The money will be used to help underwrite clerkships, fellowships, and internships for students.
In addition to networking, attendees played volleyball, enjoyed hayrides, and chose from an enormous assortment of food — everything from paella to grilled lamb to kettle corn.
Children rode burlap sacks down a large slide, scaled a rock climbing tower, got their faces painted, and played with play dough and blocks.
A brief heavy rain midway through the picnic drove most attendees under tents, but very few to their cars.
Percy King, a federal clerk for the Middle District in Jacksonville, was one of many students, attorneys, and judges who traveled from all over the state to the picnic. He returned after attending the event each year he was a law student at Florida A&M University.
“Just being able to walk around and talk to other people who had reached where I wanted to be already was a really, really good experience,” he said. “This year I wanted to come and basically give back what they’ve done for us.”
Julian Jackson-Fannin, a federal clerk for the Southern District, also returned after having attended as a FAMU law student.
“Every year it’s a wonderful experience,” he said. “I’m glad to see that it’s grown and more and more people are participating. I still think, particularly among federal clerks or even on the state level, diversity is needed desperately.”
Pettis echoed Jackson-Fannin’s sentiments.
“Diversity and inclusion is one of our objectives of the Bar,” Pettis said. “This is an effort that really accomplishes that. I think we need to make sure this entry-level connection between law student and Bar is not just on the front end but something that’s integrated throughout the practice of law, that we’re keeping people connected across all sectors. I think if we’re able to accomplish that, it’s a healthier Bar for us all.”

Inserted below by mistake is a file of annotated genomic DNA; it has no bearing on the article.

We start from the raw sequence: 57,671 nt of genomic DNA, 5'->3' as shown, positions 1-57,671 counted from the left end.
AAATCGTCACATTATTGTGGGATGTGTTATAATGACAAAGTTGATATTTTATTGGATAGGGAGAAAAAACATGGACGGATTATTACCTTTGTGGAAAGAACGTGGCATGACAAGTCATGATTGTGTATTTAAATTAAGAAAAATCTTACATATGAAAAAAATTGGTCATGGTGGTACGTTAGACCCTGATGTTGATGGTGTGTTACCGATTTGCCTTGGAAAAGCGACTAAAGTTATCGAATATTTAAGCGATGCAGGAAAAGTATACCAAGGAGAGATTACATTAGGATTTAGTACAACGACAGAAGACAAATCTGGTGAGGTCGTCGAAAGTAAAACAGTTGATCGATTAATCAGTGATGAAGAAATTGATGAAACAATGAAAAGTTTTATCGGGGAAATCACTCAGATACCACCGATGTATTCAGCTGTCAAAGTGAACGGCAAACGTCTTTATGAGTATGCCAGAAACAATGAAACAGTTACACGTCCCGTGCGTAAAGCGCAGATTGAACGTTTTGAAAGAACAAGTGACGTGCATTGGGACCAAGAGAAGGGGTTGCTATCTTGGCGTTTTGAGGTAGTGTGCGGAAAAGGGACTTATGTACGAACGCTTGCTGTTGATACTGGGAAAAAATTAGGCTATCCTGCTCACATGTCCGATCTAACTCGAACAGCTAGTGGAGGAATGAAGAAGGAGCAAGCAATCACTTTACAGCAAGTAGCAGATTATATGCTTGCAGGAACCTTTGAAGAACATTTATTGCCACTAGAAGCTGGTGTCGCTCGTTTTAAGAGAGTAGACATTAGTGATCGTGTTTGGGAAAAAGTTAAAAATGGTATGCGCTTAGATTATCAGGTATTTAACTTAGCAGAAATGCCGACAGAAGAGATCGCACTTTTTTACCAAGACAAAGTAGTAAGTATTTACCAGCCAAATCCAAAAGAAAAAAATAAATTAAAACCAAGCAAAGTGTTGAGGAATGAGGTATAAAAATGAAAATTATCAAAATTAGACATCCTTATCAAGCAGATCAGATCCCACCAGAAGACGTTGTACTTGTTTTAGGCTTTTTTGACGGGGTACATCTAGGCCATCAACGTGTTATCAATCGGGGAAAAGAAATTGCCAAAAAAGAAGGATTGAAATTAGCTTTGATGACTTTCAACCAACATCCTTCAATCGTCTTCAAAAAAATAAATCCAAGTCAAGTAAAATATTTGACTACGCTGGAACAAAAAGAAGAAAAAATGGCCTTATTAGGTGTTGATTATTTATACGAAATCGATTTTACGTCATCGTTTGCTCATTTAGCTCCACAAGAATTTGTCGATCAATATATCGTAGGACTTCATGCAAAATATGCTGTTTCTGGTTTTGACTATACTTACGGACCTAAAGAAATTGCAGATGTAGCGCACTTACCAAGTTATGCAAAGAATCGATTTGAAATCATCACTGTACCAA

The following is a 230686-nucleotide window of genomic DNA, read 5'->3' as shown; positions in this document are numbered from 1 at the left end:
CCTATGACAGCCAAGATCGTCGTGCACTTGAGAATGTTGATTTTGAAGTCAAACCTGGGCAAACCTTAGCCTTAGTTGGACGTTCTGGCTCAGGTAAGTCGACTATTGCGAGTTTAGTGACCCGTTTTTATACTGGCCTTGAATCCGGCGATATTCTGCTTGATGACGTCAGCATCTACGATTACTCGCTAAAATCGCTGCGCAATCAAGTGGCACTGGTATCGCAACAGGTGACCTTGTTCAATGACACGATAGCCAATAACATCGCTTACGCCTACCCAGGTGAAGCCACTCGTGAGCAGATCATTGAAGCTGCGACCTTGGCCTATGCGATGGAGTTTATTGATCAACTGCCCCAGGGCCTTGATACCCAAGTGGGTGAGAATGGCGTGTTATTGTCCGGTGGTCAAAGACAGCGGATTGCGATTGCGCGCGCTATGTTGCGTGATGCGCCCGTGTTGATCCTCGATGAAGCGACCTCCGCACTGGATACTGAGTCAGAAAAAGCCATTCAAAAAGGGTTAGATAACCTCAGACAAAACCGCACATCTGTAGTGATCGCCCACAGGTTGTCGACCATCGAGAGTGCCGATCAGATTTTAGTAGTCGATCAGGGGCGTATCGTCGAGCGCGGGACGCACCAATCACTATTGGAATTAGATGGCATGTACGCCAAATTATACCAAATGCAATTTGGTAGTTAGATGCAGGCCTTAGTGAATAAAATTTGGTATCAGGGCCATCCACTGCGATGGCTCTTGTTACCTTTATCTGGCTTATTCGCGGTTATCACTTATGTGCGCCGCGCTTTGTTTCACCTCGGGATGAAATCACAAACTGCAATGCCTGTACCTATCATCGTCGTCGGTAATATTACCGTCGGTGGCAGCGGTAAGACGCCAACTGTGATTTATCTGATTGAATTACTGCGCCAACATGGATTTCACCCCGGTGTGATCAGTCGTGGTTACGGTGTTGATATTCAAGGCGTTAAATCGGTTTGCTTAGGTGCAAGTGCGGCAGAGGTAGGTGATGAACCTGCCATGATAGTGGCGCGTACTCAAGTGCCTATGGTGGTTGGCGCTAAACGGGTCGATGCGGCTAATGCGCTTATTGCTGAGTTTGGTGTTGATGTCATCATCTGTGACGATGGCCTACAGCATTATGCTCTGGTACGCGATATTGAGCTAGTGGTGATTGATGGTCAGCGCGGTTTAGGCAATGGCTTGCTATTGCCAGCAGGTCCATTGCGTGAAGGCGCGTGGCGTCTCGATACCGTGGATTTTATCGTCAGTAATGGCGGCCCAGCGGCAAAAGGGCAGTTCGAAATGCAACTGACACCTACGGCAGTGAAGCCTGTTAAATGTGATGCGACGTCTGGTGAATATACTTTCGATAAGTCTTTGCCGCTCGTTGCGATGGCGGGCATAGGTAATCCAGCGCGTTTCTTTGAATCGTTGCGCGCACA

Amid the hustle and bustle of the event, Kozyak mused about how much it’s grown over the past decade.
“It makes me feel really proud because 10 years ago, my wife, partner, and I were cooking hamburgers and serving 200 people,” he said. “Now we’ve grown to 15 to 20 times that and have students coming in from everywhere.”
The picnic is designed to make two important goals easy: connecting law students with mentors and celebrating diversity.
“Students and young lawyers could not find a better place in the country to meet lawyers,” he said. “You can walk up to a judge in a pair of shorts or a senior partner from Greenburg Traurig playing volleyball. You could never do that at a Bar event because they’d be surrounded by other senior lawyers and doing their own hustling.”
Aside from a $10 parking fee, attendees enjoy the festivities for free.
Among the dozens of sponsor tents, Kozyak pointed out the Florida Muslim Bar Association, the Caribbean Bar Association, and the Miami-Dade Gay and Lesbian Chamber of Commerce.
“I hope everyone attending can see how valuable diversity is,” he said. “This shows we can all get along and have fun. I hope everyone will be a little more sensitive and if you see someone from the Muslim Bar Association wearing traditional head garb, you don’t go, ‘Wow, that’s weird,’ and instead you go ‘Wow, that’s cool!’”